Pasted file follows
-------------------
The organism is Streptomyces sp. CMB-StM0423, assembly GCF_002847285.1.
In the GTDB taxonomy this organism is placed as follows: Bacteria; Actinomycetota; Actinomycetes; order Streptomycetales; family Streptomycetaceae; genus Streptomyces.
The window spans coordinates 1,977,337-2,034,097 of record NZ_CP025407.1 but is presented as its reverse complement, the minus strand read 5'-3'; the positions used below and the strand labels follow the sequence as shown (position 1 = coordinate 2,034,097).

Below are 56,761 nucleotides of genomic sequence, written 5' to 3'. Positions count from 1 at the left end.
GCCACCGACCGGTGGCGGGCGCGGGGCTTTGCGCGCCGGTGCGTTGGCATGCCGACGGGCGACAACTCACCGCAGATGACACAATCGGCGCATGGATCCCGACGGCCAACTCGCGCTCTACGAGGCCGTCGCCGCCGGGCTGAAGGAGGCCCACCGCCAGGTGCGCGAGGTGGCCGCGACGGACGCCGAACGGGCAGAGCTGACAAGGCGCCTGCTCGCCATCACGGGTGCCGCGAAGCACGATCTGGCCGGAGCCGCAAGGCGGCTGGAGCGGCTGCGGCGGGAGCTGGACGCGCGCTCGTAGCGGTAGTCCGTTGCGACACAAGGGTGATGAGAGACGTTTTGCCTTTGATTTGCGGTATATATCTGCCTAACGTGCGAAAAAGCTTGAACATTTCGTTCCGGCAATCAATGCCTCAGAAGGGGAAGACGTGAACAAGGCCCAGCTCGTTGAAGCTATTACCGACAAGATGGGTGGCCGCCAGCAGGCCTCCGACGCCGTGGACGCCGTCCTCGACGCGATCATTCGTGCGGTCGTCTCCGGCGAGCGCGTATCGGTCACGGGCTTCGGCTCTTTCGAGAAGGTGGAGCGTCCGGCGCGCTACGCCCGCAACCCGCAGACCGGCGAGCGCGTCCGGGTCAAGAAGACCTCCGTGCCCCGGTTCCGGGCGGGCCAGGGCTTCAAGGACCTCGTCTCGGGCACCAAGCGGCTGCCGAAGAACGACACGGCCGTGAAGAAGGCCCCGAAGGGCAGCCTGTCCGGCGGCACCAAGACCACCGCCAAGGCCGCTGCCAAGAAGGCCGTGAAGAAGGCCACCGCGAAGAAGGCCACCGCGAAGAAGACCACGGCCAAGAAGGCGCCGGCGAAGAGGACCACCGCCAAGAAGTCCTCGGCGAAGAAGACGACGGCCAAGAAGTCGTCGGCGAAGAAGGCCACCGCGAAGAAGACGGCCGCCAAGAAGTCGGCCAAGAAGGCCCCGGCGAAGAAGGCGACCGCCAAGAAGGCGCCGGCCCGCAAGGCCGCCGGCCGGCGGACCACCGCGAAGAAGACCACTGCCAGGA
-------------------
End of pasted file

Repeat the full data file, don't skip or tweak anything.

The organism is Streptomyces sp. CMB-StM0423, assembly GCF_002847285.1.
In the GTDB taxonomy this organism is placed as follows: Bacteria; Actinomycetota; Actinomycetes; order Streptomycetales; family Streptomycetaceae; genus Streptomyces.
The window spans coordinates 1,977,337-2,034,097 of record NZ_CP025407.1 but is presented as its reverse complement, the minus strand read 5'-3'; the positions used below and the strand labels follow the sequence as shown (position 1 = coordinate 2,034,097).

Below are 56,761 nucleotides of genomic sequence, written 5' to 3'. Positions count from 1 at the left end.
GCCACCGACCGGTGGCGGGCGCGGGGCTTTGCGCGCCGGTGCGTTGGCATGCCGACGGGCGACAACTCACCGCAGATGACACAATCGGCGCATGGATCCCGACGGCCAACTCGCGCTCTACGAGGCCGTCGCCGCCGGGCTGAAGGAGGCCCACCGCCAGGTGCGCGAGGTGGCCGCGACGGACGCCGAACGGGCAGAGCTGACAAGGCGCCTGCTCGCCATCACGGGTGCCGCGAAGCACGATCTGGCCGGAGCCGCAAGGCGGCTGGAGCGGCTGCGGCGGGAGCTGGACGCGCGCTCGTAGCGGTAGTCCGTTGCGACACAAGGGTGATGAGAGACGTTTTGCCTTTGATTTGCGGTATATATCTGCCTAACGTGCGAAAAAGCTTGAACATTTCGTTCCGGCAATCAATGCCTCAGAAGGGGAAGACGTGAACAAGGCCCAGCTCGTTGAAGCTATTACCGACAAGATGGGTGGCCGCCAGCAGGCCTCCGACGCCGTGGACGCCGTCCTCGACGCGATCATTCGTGCGGTCGTCTCCGGCGAGCGCGTATCGGTCACGGGCTTCGGCTCTTTCGAGAAGGTGGAGCGTCCGGCGCGCTACGCCCGCAACCCGCAGACCGGCGAGCGCGTCCGGGTCAAGAAGACCTCCGTGCCCCGGTTCCGGGCGGGCCAGGGCTTCAAGGACCTCGTCTCGGGCACCAAGCGGCTGCCGAAGAACGACACGGCCGTGAAGAAGGCCCCGAAGGGCAGCCTGTCCGGCGGCACCAAGACCACCGCCAAGGCCGCTGCCAAGAAGGCCGTGAAGAAGGCCACCGCGAAGAAGGCCACCGCGAAGAAGACCACGGCCAAGAAGGCGCCGGCGAAGAGGACCACCGCCAAGAAGTCCTCGGCGAAGAAGACGACGGCCAAGAAGTCGTCGGCGAAGAAGGCCACCGCGAAGAAGACGGCCGCCAAGAAGTCGGCCAAGAAGGCCCCGGCGAAGAAGGCGACCGCCAAGAAGGCGCCGGCCCGCAAGGCCGCCGGCCGGCGGACCACCGCGAAGAAGACCACTGCCAGGA